Innovation and technology for more effective government spending and financing
India is pursuing ambitious, technology-driven reform that is making financial services and social protection payments accessible to underserved people, while also reducing leakage of public funds. This reflects part of one government’s effort to more effectively plan and fund its sustainable development strategy, the main theme of the “Financing for Sustainable Development Report 2019”, the latest assessment of the progress that countries are making in mobilizing financing to achieve the Sustainable Development Goals.
JAM, as the Indian initiative is known, integrates a universal biometric digital identity registry, government-sponsored bank accounts for the unbanked, and mobile phone numbers to create a low-cost financial infrastructure that offers services previously out of reach for most Indians.
The J in JAM stands for ‘Jan Dhan’ bank accounts, which free citizens from minimum-balance requirements and provide them low-cost insurance and access to government loans and subsidies. More than 326 million accounts have been opened since 2014. These are now linked to citizens’ unique identification numbers – ‘Aadhaar’, the A in JAM – to provide fraud protection while easing access to public and private services. Some 1.2 billion unique IDs have been issued since 2009. The M in JAM stands for mobile phone numbers, through which India’s 1.16 billion mobile subscribers can access services. The initiative’s positive impacts include saving the government some US$ 8.1 billion, for example by reducing “leakages” of public expenditures that do not arrive at their intended destination.
Now in its fourth year, the “Financing for Sustainable Development Report 2019” is set for release on Thursday, 4 April 2019, in advance of the IMF-World Bank Spring Meetings and ECOSOC Forum on Financing for Development. A collaboration by 60 agencies, led by UN DESA, in close cooperation with the World Bank Group, International Monetary Fund, World Trade Organization, United Nations Conference on Trade and Development and the United Nations Development Programme.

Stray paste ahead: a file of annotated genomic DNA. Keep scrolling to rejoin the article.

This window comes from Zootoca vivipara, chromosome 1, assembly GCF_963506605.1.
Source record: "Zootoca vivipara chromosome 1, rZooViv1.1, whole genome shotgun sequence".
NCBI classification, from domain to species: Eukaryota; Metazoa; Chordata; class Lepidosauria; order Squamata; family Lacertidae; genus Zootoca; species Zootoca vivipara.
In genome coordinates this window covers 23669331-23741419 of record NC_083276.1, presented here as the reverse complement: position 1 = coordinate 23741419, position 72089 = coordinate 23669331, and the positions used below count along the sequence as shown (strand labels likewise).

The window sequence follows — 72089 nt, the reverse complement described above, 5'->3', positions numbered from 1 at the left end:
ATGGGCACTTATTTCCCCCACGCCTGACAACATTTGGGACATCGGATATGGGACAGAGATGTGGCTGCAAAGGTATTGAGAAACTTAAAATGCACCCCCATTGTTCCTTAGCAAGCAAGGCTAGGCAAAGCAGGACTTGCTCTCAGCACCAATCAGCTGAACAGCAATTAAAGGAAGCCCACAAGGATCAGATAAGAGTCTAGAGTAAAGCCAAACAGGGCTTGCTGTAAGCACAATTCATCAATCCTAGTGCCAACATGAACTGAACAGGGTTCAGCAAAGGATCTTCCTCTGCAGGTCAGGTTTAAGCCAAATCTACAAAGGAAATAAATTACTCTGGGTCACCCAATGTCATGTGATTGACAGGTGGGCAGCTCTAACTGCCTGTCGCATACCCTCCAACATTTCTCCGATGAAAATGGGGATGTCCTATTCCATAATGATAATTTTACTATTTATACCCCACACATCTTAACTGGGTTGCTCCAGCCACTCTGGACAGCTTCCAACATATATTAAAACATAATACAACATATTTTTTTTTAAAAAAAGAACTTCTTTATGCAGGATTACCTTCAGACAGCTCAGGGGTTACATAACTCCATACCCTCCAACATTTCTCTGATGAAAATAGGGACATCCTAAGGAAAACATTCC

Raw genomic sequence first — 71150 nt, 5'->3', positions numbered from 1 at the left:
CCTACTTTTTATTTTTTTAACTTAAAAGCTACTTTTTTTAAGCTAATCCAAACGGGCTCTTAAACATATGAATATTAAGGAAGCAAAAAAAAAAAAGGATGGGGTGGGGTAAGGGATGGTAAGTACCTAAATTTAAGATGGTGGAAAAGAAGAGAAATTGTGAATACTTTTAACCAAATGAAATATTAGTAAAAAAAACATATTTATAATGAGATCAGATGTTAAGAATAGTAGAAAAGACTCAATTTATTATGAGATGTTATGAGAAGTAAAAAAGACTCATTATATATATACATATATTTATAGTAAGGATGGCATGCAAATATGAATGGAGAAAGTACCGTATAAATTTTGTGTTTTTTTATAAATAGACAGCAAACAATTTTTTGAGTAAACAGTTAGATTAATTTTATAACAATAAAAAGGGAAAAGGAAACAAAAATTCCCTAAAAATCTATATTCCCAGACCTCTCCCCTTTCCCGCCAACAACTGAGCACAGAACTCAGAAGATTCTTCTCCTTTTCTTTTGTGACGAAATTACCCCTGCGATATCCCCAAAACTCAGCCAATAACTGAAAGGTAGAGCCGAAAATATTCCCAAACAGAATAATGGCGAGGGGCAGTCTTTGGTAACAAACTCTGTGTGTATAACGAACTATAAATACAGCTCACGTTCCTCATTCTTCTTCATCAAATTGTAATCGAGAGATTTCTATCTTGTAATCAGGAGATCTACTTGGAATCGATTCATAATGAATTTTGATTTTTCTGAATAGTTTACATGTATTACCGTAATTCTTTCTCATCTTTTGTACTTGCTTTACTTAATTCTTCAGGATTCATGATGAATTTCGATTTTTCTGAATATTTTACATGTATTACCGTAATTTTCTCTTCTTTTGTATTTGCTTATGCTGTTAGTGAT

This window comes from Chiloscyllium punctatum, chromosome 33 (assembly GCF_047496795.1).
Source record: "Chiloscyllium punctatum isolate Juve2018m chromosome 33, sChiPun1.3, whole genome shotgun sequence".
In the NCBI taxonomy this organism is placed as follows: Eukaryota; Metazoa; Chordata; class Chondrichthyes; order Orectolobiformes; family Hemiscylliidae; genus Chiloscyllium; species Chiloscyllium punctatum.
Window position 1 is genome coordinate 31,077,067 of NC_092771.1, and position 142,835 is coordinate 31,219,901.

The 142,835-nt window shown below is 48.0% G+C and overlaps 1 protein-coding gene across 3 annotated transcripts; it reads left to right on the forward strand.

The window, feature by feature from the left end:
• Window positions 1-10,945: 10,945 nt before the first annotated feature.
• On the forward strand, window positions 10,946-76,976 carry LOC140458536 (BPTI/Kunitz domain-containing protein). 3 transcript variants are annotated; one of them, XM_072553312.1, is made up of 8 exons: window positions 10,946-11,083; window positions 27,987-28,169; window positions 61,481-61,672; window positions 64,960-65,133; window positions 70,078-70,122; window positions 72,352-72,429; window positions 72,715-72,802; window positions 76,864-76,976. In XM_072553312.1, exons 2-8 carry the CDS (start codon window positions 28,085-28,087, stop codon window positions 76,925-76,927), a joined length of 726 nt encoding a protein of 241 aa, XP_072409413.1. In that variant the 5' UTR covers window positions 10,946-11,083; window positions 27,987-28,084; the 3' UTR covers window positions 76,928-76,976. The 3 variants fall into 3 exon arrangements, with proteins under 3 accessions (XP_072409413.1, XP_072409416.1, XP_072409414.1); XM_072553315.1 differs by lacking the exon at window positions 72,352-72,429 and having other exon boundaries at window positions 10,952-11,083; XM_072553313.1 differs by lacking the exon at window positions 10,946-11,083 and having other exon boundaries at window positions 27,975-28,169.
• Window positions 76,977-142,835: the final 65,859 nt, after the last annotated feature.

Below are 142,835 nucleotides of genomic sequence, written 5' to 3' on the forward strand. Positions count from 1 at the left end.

The report focuses this year on government techniques and efforts to project public and private expenditures and investments over longer term periods and choose the most appropriate combinations of public and private sources to fund them. While governments are working at national level, systemic risks are rising, and the multilateral system is under strain. The report warns that a failure to reshape both national and international financial systems will result in the failure of the international community to deliver the 2030 Agenda for Sustainable Development, including eliminating extreme poverty and combatting climate change. The Task Force was mandated by the Addis Ababa Action Agenda and is chaired by Mr. Zhenmin Liu, Under-Secretary General for Economic and Social Affairs.
This report contributes to the ECOSOC Forum on Financing for Development which will take place from 15 – 18 April at the UN Headquarters. The SDG Investment Fair, which brings together government officials and investors, will also be held on 15 – 17 April. Later this month, the UN Committee of Experts on International Cooperation in Tax Matters will also take place on 23 – 26 April with a focus on strengthening the role of taxation in mobilizing domestic resources for sustainable development. In addition, this year’s ECOSOC Special Meeting on taxation and the digitized economy, environmental protection and reducing inequality, will be held on 29 April.
For more information:
Financing for Sustainable Development Report 2019, released on 4 April 2019
ECOSOC Forum on Financing for Development, 15-18 April 2019
SDG Investment Fair, 15-17 April 2019